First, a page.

Denitrification in anoxic sediments supported by biological nitrate transport
Biologically available nitrogen (fixed N) is removed from the oceans by metabolic conversion of inorganic N forms (nitrate and ammonium) to N2 gas. Much of this removal occurs in marine sediments, where reaction rates are thought to be limited by diffusion. We measured the concentration and isotopic composition of major dissolved nitrogen species in anoxic sediments off the coast of California. At depths below the diffusive penetration of nitrate, we found evidence of a large nitrate pool transported into the sediments by motile microorganisms. A ∼20‰ enrichment in 15N and 18O of this biologically transported nitrate over bottom water values and elevated [N2] and δ15N-N2 at depth indicate that this nitrate is consumed by enzymatic redox reactions with the production of N2 as the end product. Elevated N2O concentrations in pore waters below the nitrate diffusion depth confirm that these reactions include the denitrification pathway. A data-constrained model shows that at least 31% of the total N2 production in anoxic sediments is linked to nitrate bio-transport. Under suboxic/anoxic regimes, this nitrate bio-transport augments diffusive transport, thus increasing benthic fixed nitrogen losses and the reducing burial efficiency of sedimentary organic matter. © 2011 Elsevier Ltd.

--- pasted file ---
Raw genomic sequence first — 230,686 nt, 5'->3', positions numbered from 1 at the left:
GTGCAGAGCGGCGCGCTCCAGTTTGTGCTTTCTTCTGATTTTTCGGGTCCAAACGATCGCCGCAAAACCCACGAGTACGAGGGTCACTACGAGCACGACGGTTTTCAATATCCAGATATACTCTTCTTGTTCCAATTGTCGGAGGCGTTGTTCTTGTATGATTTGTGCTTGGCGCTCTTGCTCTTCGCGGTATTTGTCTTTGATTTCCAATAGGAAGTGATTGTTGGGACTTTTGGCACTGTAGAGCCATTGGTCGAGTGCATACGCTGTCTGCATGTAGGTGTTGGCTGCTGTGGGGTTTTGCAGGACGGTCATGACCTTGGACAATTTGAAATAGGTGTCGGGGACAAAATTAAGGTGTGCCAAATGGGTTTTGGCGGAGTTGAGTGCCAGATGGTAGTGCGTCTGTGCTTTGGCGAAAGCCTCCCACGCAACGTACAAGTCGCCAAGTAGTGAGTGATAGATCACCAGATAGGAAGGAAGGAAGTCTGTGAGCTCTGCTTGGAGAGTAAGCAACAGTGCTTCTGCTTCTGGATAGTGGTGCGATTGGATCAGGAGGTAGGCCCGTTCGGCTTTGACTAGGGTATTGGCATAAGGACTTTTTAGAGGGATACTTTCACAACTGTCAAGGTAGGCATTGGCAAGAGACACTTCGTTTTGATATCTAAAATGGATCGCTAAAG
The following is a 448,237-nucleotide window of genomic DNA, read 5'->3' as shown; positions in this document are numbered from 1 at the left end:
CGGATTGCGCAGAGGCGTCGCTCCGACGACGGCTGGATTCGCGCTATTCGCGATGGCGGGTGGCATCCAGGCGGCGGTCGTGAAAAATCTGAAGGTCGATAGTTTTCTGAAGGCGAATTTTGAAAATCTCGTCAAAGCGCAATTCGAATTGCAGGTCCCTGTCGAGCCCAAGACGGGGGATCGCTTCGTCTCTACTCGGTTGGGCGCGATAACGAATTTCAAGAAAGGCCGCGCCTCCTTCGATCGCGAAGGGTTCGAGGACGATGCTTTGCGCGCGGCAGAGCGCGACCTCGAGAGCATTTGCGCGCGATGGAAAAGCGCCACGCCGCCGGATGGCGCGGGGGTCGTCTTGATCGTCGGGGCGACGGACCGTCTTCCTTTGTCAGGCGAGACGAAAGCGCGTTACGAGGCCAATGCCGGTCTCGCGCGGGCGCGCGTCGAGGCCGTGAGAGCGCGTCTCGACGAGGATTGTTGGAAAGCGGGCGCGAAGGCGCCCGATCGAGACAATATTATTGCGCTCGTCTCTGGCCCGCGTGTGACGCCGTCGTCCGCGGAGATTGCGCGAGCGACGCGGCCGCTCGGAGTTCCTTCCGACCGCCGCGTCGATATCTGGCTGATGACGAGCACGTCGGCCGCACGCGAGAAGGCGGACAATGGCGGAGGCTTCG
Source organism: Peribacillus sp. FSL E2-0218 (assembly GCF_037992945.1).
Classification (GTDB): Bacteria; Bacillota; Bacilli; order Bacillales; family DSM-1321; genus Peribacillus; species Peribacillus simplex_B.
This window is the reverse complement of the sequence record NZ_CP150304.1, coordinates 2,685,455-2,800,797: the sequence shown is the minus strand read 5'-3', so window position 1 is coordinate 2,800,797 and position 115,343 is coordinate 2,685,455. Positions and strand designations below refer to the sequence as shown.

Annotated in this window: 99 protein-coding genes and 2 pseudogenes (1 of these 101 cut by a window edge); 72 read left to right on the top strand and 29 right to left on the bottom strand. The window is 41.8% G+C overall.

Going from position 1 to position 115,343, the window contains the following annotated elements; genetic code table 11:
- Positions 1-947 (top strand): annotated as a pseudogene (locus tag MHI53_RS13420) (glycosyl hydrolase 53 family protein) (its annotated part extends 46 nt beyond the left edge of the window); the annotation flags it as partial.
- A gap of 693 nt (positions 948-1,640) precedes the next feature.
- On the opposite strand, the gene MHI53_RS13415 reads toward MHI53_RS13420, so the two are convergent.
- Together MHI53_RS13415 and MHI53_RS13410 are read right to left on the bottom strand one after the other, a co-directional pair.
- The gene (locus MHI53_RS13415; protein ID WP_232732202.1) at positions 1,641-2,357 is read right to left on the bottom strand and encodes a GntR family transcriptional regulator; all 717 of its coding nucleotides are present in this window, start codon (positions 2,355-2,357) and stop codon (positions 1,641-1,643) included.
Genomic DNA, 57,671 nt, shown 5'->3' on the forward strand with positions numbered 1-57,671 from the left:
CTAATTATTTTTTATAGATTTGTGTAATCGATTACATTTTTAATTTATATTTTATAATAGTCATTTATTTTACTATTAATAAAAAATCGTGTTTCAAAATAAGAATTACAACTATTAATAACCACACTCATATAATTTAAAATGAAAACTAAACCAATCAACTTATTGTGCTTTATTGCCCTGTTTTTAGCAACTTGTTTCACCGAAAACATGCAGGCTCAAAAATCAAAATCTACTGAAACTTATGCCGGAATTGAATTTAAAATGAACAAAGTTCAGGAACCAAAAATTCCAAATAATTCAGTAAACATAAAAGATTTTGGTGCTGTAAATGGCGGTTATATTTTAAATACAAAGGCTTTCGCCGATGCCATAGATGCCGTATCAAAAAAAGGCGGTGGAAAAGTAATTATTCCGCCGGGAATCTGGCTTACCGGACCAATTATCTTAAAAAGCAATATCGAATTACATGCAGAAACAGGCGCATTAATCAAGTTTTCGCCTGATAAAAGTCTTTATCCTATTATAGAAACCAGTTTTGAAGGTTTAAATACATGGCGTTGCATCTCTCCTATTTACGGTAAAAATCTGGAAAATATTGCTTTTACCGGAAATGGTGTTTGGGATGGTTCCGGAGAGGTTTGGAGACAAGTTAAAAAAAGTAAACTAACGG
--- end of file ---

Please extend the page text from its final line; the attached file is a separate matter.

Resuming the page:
Geochimica et Cosmochimica Acta